Stop the blame game: An analysis of blaming on Weibo during the early days of the COVID-19 pandemic in rice and wheat areas in China

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In the pandemic era, social media has provided the public with a platform to make their voice heard. One of the most important public opinions online during a pandemic is blame. Blame can lead to stigma towards patients as well as potential patients and decrease social cooperation, which might impede prevention and control measures during epidemics. Thus, studying online blame during the early days of COVID-19 can facilitate the management and control of future pandemics. By analyzing 3791 posts from one of the most popular social media sites in China (Weibo) over the 10 days immediately after COVID-19 was declared to be a communicable disease, we found that there were four main agents blamed online: Individuals, corporations, institutions, and the media. Most of the blame targeted individual agents. We also found that there were regional-cultural differences in the detailed types of blamed individual agents, that is, between rice- and wheat-farming areas in China. After controlling influence of distance from the epicenter of Wuhan, there were still stable differences between regions: people in wheat areas had a higher probability of blaming agentic, harmful individuals, and people in rice areas had a higher probability of blaming individuals with low awareness of social norms for preventive health behavior. Findings have implications for preventing and predicting blame across cultures in future pandemics.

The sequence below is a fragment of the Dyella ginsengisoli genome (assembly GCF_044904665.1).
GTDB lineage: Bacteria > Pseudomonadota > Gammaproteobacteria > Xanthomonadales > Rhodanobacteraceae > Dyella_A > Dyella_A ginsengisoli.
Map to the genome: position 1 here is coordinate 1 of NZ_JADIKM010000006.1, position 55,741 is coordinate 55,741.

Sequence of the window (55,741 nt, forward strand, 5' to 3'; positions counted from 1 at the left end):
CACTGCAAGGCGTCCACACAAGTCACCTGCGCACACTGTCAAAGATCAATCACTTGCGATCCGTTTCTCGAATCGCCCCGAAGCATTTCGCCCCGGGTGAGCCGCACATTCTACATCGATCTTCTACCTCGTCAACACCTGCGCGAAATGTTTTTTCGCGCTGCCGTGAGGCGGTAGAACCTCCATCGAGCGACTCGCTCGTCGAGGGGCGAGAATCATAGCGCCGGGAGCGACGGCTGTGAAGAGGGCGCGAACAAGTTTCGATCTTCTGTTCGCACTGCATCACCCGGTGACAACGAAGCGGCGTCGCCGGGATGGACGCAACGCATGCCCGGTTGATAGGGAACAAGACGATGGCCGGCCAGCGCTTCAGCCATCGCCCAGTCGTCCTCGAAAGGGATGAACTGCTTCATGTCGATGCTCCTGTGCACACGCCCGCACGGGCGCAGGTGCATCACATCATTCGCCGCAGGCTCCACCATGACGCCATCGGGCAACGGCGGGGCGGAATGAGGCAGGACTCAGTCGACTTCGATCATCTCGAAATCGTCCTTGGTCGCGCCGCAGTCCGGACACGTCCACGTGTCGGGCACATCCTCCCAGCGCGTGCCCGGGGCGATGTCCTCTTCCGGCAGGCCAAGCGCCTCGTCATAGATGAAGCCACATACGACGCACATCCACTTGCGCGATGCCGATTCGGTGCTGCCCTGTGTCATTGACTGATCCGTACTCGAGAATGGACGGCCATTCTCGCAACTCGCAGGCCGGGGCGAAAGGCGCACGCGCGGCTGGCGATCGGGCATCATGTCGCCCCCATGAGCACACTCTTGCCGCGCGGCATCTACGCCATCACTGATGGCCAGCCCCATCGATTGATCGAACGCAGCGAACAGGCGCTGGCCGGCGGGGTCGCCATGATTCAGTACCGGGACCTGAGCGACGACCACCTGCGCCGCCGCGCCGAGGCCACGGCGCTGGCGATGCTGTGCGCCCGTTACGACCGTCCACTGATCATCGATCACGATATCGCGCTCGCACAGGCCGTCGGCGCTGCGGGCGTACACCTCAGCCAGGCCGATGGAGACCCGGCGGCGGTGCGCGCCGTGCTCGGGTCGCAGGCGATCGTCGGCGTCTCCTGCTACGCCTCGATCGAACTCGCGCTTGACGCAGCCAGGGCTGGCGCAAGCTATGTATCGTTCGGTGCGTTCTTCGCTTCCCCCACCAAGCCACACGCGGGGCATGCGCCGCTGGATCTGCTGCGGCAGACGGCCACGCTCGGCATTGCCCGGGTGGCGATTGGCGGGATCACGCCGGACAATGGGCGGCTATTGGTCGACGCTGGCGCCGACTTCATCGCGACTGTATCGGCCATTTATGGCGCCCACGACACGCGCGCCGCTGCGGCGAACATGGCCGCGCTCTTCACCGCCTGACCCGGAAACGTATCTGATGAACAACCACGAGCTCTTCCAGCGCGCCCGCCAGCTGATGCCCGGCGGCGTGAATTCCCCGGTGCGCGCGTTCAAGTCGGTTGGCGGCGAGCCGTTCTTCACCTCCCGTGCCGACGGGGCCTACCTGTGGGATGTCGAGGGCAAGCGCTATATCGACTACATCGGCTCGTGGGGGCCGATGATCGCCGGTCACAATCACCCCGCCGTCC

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Social and Personality Psychology Compass



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